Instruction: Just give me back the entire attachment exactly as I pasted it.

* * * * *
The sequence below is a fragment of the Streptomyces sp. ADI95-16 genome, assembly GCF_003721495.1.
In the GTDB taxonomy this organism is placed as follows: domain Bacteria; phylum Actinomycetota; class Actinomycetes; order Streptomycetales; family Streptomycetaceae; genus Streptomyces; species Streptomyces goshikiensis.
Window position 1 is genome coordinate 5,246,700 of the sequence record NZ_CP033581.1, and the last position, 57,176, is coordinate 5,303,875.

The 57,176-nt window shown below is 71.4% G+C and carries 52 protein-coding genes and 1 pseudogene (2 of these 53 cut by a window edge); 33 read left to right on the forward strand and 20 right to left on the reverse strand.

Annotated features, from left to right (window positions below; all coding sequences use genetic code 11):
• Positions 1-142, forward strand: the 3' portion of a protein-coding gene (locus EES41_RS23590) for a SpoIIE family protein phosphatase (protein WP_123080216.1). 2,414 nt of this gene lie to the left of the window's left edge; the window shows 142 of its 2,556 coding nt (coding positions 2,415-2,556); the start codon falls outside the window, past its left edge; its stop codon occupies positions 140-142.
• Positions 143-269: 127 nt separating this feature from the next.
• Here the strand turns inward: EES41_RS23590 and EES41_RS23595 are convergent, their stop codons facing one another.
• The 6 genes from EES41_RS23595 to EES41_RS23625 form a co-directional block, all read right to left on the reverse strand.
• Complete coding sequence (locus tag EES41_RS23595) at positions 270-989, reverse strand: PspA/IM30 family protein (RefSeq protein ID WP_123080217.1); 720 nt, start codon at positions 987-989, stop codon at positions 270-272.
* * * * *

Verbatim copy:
The sequence below is a fragment of the Streptomyces sp. ADI95-16 genome, assembly GCF_003721495.1.
In the GTDB taxonomy this organism is placed as follows: domain Bacteria; phylum Actinomycetota; class Actinomycetes; order Streptomycetales; family Streptomycetaceae; genus Streptomyces; species Streptomyces goshikiensis.
Window position 1 is genome coordinate 5,246,700 of the sequence record NZ_CP033581.1, and the last position, 57,176, is coordinate 5,303,875.

The 57,176-nt window shown below is 71.4% G+C and carries 52 protein-coding genes and 1 pseudogene (2 of these 53 cut by a window edge); 33 read left to right on the forward strand and 20 right to left on the reverse strand.

Annotated features, from left to right (window positions below; all coding sequences use genetic code 11):
• Positions 1-142, forward strand: the 3' portion of a protein-coding gene (locus EES41_RS23590) for a SpoIIE family protein phosphatase (protein WP_123080216.1). 2,414 nt of this gene lie to the left of the window's left edge; the window shows 142 of its 2,556 coding nt (coding positions 2,415-2,556); the start codon falls outside the window, past its left edge; its stop codon occupies positions 140-142.
• Positions 143-269: 127 nt separating this feature from the next.
• Here the strand turns inward: EES41_RS23590 and EES41_RS23595 are convergent, their stop codons facing one another.
• The 6 genes from EES41_RS23595 to EES41_RS23625 form a co-directional block, all read right to left on the reverse strand.
• Complete coding sequence (locus tag EES41_RS23595) at positions 270-989, reverse strand: PspA/IM30 family protein (RefSeq protein ID WP_123080217.1); 720 nt, start codon at positions 987-989, stop codon at positions 270-272.